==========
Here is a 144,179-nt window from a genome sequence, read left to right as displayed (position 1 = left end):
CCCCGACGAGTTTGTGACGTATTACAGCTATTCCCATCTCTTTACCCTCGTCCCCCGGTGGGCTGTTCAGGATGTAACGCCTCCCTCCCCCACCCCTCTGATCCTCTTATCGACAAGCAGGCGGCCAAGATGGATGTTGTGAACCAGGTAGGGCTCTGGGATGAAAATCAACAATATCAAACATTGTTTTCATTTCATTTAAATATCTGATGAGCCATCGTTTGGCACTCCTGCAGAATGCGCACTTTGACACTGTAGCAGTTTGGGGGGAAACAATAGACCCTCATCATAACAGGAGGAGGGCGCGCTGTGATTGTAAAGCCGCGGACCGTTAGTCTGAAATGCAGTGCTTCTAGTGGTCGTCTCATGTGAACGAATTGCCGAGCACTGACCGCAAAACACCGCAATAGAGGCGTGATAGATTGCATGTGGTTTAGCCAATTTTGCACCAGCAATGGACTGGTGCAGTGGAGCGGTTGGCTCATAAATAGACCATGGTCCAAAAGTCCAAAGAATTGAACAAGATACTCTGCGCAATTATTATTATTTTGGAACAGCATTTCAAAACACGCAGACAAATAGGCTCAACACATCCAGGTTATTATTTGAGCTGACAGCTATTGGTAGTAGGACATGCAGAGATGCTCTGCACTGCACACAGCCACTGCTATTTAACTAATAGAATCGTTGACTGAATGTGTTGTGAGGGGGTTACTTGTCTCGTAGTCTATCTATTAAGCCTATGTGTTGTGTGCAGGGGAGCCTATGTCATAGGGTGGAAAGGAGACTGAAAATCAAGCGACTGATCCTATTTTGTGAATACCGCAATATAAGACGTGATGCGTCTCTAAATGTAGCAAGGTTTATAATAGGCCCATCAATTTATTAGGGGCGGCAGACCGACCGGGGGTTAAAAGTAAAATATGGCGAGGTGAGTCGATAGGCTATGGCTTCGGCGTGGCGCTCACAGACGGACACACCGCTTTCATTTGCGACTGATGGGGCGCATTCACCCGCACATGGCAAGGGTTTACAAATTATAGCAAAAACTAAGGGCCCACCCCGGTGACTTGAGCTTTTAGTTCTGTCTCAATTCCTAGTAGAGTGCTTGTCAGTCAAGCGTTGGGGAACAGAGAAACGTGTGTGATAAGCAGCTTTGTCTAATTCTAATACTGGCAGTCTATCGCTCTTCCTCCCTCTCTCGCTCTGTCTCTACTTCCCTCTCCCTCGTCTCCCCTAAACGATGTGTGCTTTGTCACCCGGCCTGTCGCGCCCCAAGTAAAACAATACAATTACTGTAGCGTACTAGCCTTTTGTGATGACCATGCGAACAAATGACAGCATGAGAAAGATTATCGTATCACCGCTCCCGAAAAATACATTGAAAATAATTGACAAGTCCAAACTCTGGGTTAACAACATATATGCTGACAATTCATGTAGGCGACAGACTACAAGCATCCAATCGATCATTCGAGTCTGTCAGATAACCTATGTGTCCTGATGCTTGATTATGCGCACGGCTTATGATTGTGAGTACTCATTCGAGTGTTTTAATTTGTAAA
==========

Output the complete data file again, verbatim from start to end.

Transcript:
Here is a 144,179-nt window from a genome sequence, read left to right as displayed (position 1 = left end):
CCCCGACGAGTTTGTGACGTATTACAGCTATTCCCATCTCTTTACCCTCGTCCCCCGGTGGGCTGTTCAGGATGTAACGCCTCCCTCCCCCACCCCTCTGATCCTCTTATCGACAAGCAGGCGGCCAAGATGGATGTTGTGAACCAGGTAGGGCTCTGGGATGAAAATCAACAATATCAAACATTGTTTTCATTTCATTTAAATATCTGATGAGCCATCGTTTGGCACTCCTGCAGAATGCGCACTTTGACACTGTAGCAGTTTGGGGGGAAACAATAGACCCTCATCATAACAGGAGGAGGGCGCGCTGTGATTGTAAAGCCGCGGACCGTTAGTCTGAAATGCAGTGCTTCTAGTGGTCGTCTCATGTGAACGAATTGCCGAGCACTGACCGCAAAACACCGCAATAGAGGCGTGATAGATTGCATGTGGTTTAGCCAATTTTGCACCAGCAATGGACTGGTGCAGTGGAGCGGTTGGCTCATAAATAGACCATGGTCCAAAAGTCCAAAGAATTGAACAAGATACTCTGCGCAATTATTATTATTTTGGAACAGCATTTCAAAACACGCAGACAAATAGGCTCAACACATCCAGGTTATTATTTGAGCTGACAGCTATTGGTAGTAGGACATGCAGAGATGCTCTGCACTGCACACAGCCACTGCTATTTAACTAATAGAATCGTTGACTGAATGTGTTGTGAGGGGGTTACTTGTCTCGTAGTCTATCTATTAAGCCTATGTGTTGTGTGCAGGGGAGCCTATGTCATAGGGTGGAAAGGAGACTGAAAATCAAGCGACTGATCCTATTTTGTGAATACCGCAATATAAGACGTGATGCGTCTCTAAATGTAGCAAGGTTTATAATAGGCCCATCAATTTATTAGGGGCGGCAGACCGACCGGGGGTTAAAAGTAAAATATGGCGAGGTGAGTCGATAGGCTATGGCTTCGGCGTGGCGCTCACAGACGGACACACCGCTTTCATTTGCGACTGATGGGGCGCATTCACCCGCACATGGCAAGGGTTTACAAATTATAGCAAAAACTAAGGGCCCACCCCGGTGACTTGAGCTTTTAGTTCTGTCTCAATTCCTAGTAGAGTGCTTGTCAGTCAAGCGTTGGGGAACAGAGAAACGTGTGTGATAAGCAGCTTTGTCTAATTCTAATACTGGCAGTCTATCGCTCTTCCTCCCTCTCTCGCTCTGTCTCTACTTCCCTCTCCCTCGTCTCCCCTAAACGATGTGTGCTTTGTCACCCGGCCTGTCGCGCCCCAAGTAAAACAATACAATTACTGTAGCGTACTAGCCTTTTGTGATGACCATGCGAACAAATGACAGCATGAGAAAGATTATCGTATCACCGCTCCCGAAAAATACATTGAAAATAATTGACAAGTCCAAACTCTGGGTTAACAACATATATGCTGACAATTCATGTAGGCGACAGACTACAAGCATCCAATCGATCATTCGAGTCTGTCAGATAACCTATGTGTCCTGATGCTTGATTATGCGCACGGCTTATGATTGTGAGTACTCATTCGAGTGTTTTAATTTGTAAA